Running rapid down the shute
Individual kayaking and canoeing are just as popular as group rafting on the Chattooga. The river is geographically sectioned to ensure awareness of skill level and safety. However, before dipping a boat into what looks to be an easy run, check local floating sections and water levels; the attitude of the river changes constantly due to rainfall.
Water levels are often lower in the summer, creating easier runs. Fall and spring conditions bring more rain which results in unfamiliar rapids. Classifications set by the American Whitewater Affiliation help boaters to judge skill level on a universal scale.
The stretch of the Chattooga most commonly used for paddling and rafting is split into four sections starting at State Highway 28 Bridge and flowing into Tugaloo Lake. Boating is prohibited above the 28 Bridge. Skill and rapid levels increase from the calm waters of Section I to the raging white water of Section IV.
Section I, from West Fork to Main River, has mostly flat water and is excellent for rainbow trout fishing and observing wildlife.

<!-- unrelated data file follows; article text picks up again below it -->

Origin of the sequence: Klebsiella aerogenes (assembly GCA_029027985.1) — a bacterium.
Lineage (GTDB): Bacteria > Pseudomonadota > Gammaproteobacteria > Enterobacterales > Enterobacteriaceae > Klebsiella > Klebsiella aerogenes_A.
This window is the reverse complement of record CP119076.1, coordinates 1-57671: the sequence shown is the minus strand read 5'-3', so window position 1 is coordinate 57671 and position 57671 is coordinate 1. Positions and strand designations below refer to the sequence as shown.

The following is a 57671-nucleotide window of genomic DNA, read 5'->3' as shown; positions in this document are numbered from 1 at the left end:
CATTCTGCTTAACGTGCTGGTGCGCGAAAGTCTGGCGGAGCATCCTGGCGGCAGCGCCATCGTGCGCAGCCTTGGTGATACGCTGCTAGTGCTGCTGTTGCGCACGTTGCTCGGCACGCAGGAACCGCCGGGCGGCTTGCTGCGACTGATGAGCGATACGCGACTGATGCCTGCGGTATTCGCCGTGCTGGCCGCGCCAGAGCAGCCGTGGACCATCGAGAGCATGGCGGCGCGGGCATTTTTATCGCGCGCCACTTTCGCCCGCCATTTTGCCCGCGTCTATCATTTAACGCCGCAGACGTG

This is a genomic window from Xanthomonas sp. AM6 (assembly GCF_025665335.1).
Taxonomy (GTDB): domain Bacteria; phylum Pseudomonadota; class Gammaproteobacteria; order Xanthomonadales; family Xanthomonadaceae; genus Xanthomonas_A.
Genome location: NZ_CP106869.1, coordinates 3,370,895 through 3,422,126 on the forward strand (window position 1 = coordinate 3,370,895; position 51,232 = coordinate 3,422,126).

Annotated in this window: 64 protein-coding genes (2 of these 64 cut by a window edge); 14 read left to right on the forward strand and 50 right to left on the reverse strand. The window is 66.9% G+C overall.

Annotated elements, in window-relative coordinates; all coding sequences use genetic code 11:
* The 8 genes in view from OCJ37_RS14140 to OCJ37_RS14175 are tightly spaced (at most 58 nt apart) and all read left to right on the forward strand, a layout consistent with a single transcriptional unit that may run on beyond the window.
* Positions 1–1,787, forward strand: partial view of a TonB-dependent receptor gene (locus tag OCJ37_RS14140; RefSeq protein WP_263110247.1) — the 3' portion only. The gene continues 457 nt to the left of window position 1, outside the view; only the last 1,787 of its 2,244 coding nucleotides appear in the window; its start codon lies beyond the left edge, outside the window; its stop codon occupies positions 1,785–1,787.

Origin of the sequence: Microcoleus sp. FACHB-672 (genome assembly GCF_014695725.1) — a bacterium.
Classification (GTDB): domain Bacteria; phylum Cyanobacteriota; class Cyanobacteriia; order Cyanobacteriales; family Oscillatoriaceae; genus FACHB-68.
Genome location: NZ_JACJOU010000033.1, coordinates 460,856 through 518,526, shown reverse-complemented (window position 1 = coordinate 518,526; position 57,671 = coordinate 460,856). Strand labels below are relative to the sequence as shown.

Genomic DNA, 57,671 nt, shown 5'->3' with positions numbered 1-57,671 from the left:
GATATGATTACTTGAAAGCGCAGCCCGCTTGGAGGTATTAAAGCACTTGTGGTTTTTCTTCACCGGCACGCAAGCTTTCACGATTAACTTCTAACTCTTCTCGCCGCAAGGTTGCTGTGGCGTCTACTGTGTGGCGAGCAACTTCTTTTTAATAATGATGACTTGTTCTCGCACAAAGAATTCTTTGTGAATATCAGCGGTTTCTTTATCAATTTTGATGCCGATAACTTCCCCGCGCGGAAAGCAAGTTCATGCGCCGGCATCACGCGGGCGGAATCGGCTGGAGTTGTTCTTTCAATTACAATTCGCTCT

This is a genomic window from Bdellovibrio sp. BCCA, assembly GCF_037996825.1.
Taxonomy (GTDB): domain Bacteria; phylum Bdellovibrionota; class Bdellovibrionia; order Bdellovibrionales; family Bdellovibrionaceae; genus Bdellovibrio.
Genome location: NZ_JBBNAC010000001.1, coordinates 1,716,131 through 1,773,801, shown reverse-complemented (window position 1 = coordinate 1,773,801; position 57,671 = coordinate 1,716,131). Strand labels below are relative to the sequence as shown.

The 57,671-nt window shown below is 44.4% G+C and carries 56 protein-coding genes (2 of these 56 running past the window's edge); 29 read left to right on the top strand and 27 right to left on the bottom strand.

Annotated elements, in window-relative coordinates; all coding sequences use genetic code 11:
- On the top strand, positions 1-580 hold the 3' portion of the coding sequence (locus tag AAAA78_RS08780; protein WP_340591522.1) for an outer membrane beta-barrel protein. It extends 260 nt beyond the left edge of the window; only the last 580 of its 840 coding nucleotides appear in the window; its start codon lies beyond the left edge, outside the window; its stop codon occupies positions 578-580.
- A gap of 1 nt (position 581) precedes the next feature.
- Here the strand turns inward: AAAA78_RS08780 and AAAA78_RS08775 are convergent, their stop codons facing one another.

Section II and III tumble along increasingly faster, offering mostly Class III rapids with one doozy at the end, Bull's Sluice. Intermediate kayakers and canoers usually scout this rapid first, looking upstream at the ominously named Decapitation Rock. If traveling with a guided outfitter, you will most likely barrel through this rapid only getting slightly wet and maybe a little scared -- that is, if you keep your eyes open.
Section IV begins after Bull's Sluice at U.S. 76, roaring though dangerous curves before spilling into Tugaloo Lake. Massive rocks and winding turns challenge the experts.
Beware of Woodall Shoals, where a serious hydraulic hole can swallow boats. It might be best to carry your boat around, if this is your first time running Section IV. There are more roller coaster-like obstacles around the bend.
If you're planning to tackle the Chattooga Wild and Scenic River, consider going Labor Day weekend, when the South Carolina Apple Festival takes place in Westminster. A Dutch Oven Cook-Off, 10K Road Race, street dancing and the Chattooga River Float are highlights of the annual event.
The local U.S. Forest Service advises that you check with federal equipment requirements for each section of the river. Always wear a flotation device, register your party with local law enforcement offices, and keep the river clean.
For more information about the river or on taking a guided tour, contact the U.S. Forest Service, Westminster Chamber of Commerce, Nantahala Outdoor Center, Southeastern Expeditions, Wildwater Ltd., or Great Outdoor Recreation Pages (on the Web, see Related sites).